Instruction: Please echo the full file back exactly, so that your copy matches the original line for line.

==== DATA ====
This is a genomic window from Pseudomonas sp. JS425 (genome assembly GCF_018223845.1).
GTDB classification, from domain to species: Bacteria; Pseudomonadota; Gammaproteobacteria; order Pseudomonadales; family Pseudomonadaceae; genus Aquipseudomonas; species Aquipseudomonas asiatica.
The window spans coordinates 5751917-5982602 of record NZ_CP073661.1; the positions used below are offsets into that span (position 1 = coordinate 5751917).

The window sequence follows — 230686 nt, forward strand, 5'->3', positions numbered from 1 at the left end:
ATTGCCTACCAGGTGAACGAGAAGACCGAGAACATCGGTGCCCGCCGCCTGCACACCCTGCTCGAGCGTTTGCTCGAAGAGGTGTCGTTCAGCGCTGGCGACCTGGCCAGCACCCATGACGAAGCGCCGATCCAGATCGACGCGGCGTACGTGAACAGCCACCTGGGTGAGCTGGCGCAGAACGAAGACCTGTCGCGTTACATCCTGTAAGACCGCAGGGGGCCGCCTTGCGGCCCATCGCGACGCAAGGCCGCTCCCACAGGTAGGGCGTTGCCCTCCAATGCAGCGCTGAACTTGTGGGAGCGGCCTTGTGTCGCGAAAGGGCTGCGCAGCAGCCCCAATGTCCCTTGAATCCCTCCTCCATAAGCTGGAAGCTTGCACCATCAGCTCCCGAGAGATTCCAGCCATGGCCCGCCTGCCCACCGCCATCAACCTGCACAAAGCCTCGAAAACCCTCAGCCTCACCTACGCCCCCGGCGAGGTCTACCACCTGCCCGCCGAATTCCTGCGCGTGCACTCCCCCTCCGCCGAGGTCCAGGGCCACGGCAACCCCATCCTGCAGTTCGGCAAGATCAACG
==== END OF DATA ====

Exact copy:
This is a genomic window from Pseudomonas sp. JS425 (genome assembly GCF_018223845.1).
GTDB classification, from domain to species: Bacteria; Pseudomonadota; Gammaproteobacteria; order Pseudomonadales; family Pseudomonadaceae; genus Aquipseudomonas; species Aquipseudomonas asiatica.
The window spans coordinates 5751917-5982602 of record NZ_CP073661.1; the positions used below are offsets into that span (position 1 = coordinate 5751917).

The window sequence follows — 230686 nt, forward strand, 5'->3', positions numbered from 1 at the left end:
ATTGCCTACCAGGTGAACGAGAAGACCGAGAACATCGGTGCCCGCCGCCTGCACACCCTGCTCGAGCGTTTGCTCGAAGAGGTGTCGTTCAGCGCTGGCGACCTGGCCAGCACCCATGACGAAGCGCCGATCCAGATCGACGCGGCGTACGTGAACAGCCACCTGGGTGAGCTGGCGCAGAACGAAGACCTGTCGCGTTACATCCTGTAAGACCGCAGGGGGCCGCCTTGCGGCCCATCGCGACGCAAGGCCGCTCCCACAGGTAGGGCGTTGCCCTCCAATGCAGCGCTGAACTTGTGGGAGCGGCCTTGTGTCGCGAAAGGGCTGCGCAGCAGCCCCAATGTCCCTTGAATCCCTCCTCCATAAGCTGGAAGCTTGCACCATCAGCTCCCGAGAGATTCCAGCCATGGCCCGCCTGCCCACCGCCATCAACCTGCACAAAGCCTCGAAAACCCTCAGCCTCACCTACGCCCCCGGCGAGGTCTACCACCTGCCCGCCGAATTCCTGCGCGTGCACTCCCCCTCCGCCGAGGTCCAGGGCCACGGCAACCCCATCCTGCAGTTCGGCAAGATCAACG